Mim said...

I had never heard of sweet potato bread before. I've been looking for something to do with the ones in my vegbox other than roasting them, so I shall give that a go.

Sally Lunn's shop is still in the centre of Bath - I went there for afternoon tea as part of my hen party, and took my goddaughters a couple of years back when they were visiting. One option is to have the buns with cinnamon butter, which doesn't strike me as very British but it is delicious.

Goody said...


Originally, I started the blog as a sort on cookbook for Danny. These days, I find myself looking back at the things I've baked in the archives and not remembering them at all. If I didn't have the blog, I'd never believe I made them.


I'd forgotten about Bath. In the U.S., Sally Lunn is thought of as a Southern bread, and it is almost never baked as buns. Then, there's Bath buns...

Cinnamon butter sounds delightful, I don't think I've run across it (but now I *must* make some).

You can make candied sweet potatoes covered in orange juice, crushed pineapple, brown sugar, and marshmallows-but I think you'd be happier with the buns. It took me years before I could face a sweet potato after being subjected to the candied version as a child. I like sweets, but yuck.

Curtise said...

You are a baking goddess! I scroll down these posts salivating and saying "mmmm!" even though I know I'm never going to make anything as delicious...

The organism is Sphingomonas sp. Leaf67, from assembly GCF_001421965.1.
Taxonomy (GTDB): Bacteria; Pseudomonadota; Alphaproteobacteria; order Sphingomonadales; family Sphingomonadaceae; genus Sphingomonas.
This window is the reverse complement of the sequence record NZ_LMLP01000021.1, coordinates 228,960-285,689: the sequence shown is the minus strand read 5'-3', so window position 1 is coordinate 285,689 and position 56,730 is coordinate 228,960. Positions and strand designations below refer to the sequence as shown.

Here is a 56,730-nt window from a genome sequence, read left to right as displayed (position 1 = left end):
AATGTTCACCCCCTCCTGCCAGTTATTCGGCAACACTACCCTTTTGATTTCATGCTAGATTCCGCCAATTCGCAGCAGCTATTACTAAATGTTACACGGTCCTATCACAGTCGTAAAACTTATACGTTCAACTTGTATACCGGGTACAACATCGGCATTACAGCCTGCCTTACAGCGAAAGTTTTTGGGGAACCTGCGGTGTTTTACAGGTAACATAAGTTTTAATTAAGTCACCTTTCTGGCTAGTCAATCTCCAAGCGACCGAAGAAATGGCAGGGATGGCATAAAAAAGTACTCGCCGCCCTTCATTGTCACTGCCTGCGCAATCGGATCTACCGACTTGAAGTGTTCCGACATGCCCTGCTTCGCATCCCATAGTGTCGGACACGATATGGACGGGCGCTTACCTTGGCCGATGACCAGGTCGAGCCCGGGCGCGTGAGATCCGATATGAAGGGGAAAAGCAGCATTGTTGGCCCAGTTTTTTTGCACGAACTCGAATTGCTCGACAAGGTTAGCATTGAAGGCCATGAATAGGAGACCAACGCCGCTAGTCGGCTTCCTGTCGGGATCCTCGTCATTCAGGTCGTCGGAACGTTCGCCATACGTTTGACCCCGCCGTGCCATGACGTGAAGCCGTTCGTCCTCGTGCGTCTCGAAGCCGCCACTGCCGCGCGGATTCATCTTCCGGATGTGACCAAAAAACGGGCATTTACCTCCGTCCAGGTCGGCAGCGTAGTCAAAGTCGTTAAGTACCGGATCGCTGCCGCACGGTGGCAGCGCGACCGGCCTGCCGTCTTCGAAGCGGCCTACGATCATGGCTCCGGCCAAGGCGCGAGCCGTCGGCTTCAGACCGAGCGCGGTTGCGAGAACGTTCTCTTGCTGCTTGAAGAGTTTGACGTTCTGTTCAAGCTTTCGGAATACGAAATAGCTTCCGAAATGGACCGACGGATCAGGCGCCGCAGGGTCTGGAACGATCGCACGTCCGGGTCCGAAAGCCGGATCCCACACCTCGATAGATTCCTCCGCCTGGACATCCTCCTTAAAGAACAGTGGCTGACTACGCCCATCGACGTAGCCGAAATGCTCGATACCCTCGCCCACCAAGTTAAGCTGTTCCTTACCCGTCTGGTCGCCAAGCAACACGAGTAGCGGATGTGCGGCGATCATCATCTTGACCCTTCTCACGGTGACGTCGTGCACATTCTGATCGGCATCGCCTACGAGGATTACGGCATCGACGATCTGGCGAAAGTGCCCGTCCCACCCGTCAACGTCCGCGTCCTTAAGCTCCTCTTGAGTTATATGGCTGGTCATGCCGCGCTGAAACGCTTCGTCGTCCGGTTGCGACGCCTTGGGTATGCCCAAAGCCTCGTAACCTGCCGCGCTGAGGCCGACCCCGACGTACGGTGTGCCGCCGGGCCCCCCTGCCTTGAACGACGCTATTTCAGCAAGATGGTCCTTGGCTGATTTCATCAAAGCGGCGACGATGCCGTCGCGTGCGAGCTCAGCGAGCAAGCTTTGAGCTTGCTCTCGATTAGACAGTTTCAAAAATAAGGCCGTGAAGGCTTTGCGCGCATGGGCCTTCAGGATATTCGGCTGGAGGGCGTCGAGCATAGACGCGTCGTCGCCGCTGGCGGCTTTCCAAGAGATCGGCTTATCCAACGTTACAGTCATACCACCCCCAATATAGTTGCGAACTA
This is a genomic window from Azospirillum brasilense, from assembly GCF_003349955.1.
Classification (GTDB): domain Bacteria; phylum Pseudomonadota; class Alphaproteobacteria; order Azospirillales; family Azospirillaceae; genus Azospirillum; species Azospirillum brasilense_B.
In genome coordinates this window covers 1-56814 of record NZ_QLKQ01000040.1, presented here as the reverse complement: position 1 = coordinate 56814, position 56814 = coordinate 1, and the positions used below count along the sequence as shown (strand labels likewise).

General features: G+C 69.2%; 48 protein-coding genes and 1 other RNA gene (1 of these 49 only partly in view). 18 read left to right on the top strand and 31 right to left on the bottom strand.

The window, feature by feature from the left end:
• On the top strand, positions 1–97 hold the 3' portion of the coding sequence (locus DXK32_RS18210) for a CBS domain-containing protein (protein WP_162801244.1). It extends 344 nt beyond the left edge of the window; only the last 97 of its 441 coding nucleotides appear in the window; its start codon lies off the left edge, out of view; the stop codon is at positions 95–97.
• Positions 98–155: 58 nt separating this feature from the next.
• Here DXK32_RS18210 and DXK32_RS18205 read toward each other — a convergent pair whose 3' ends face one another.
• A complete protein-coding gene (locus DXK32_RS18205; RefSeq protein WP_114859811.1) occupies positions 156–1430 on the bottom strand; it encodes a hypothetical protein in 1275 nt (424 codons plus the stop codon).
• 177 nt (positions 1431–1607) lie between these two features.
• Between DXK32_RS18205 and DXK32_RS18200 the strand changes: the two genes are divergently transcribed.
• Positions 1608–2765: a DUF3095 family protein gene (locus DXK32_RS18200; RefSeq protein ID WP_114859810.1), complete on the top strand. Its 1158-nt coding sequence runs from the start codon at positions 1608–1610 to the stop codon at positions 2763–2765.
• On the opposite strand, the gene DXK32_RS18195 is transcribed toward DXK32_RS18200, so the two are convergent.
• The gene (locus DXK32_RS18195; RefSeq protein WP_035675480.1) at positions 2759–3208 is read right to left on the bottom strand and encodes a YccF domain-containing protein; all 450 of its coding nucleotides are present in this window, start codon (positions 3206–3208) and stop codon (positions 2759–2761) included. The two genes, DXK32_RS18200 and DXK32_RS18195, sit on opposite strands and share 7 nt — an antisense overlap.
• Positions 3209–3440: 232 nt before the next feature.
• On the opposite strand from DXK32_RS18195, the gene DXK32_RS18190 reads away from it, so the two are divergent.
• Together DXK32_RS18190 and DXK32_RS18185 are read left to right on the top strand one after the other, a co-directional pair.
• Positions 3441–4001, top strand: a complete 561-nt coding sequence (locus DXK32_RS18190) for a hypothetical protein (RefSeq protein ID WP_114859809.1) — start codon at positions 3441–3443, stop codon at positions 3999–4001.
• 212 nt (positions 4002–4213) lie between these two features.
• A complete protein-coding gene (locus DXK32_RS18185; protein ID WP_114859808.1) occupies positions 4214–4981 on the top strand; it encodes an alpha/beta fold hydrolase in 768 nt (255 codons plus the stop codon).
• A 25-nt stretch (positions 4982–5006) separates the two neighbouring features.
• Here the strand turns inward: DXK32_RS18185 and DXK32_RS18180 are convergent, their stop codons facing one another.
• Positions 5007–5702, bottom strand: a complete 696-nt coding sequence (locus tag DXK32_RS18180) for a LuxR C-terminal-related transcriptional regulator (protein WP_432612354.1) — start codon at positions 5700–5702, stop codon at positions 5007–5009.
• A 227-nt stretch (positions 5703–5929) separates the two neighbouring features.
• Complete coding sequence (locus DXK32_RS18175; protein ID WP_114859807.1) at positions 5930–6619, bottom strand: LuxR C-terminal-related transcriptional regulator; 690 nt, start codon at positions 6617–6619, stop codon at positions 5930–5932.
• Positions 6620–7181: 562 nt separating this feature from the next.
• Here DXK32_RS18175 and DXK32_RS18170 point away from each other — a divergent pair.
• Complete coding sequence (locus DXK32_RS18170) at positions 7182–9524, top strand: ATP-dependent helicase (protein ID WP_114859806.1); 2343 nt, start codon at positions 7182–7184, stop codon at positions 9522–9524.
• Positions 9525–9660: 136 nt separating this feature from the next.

Have you ever seen The Great British Bake Off? I think there was an American version of the show, and I've no idea what that was like, but the British version is lovely, I think you'd like it. It's about people really, but with baked goods thrown in. And what can be better than that?! xxx

Beth Waltz said...

That is the handsomest corn pone I've ever seen! We have a living history museum -- acres of it-- called Conner Prairie, where home cooking and baking circa 1835 is offered as an evening experience for $$$. Have never enjoyed venison steaks, nor mutton stew, much less cinder baked squash, but the smell of a sweet corn pone...ah! Pass the fresh-churned butter!

Goody said...


I would last three seconds on Bake-off! *Hangs head in shame* I cannot bake a Victoria sponge to save my life! They come up tough, or collapse, or look uneven-just can't do it.

@Beth Waltz
I like your new profile photo-you look positively regal.

I grew-up eating mutton stew-you're not missing anything. My mother always made this incredible corn pone, but she wouldn't give anyone her guarded recipe. I found out years later that it came from the same place her brownies did-Jiffy Mixes!

Bibi Maizoon said...

That 2 tone bread looks amazing! I miss turkey sandwiches. Ditto on the mutton stew, curry, or kebabs- If I never ate a piece of mutton again I'd be REALLY happy! The Chinese Singles' $40 billion shopping holidays crashed our intarwebs in Nepal. I wonder what the Chinese bought for $40 billion?

Mim said...

Bah. Bit of British cultural heritage, that! Though it is *southern* British cultural heritage. (Oddly, I can't think of anywhere that does proper Bath buns here, though if I nip into the Thoughtful Bread Co they might do them.)

I think the cinnamon butter is just butter, cinnamon and icing sugar, though I have no idea of the proportions. Enough of each to taste good!

Goody said...


Really, I wonder too-I thought they were all out of money now.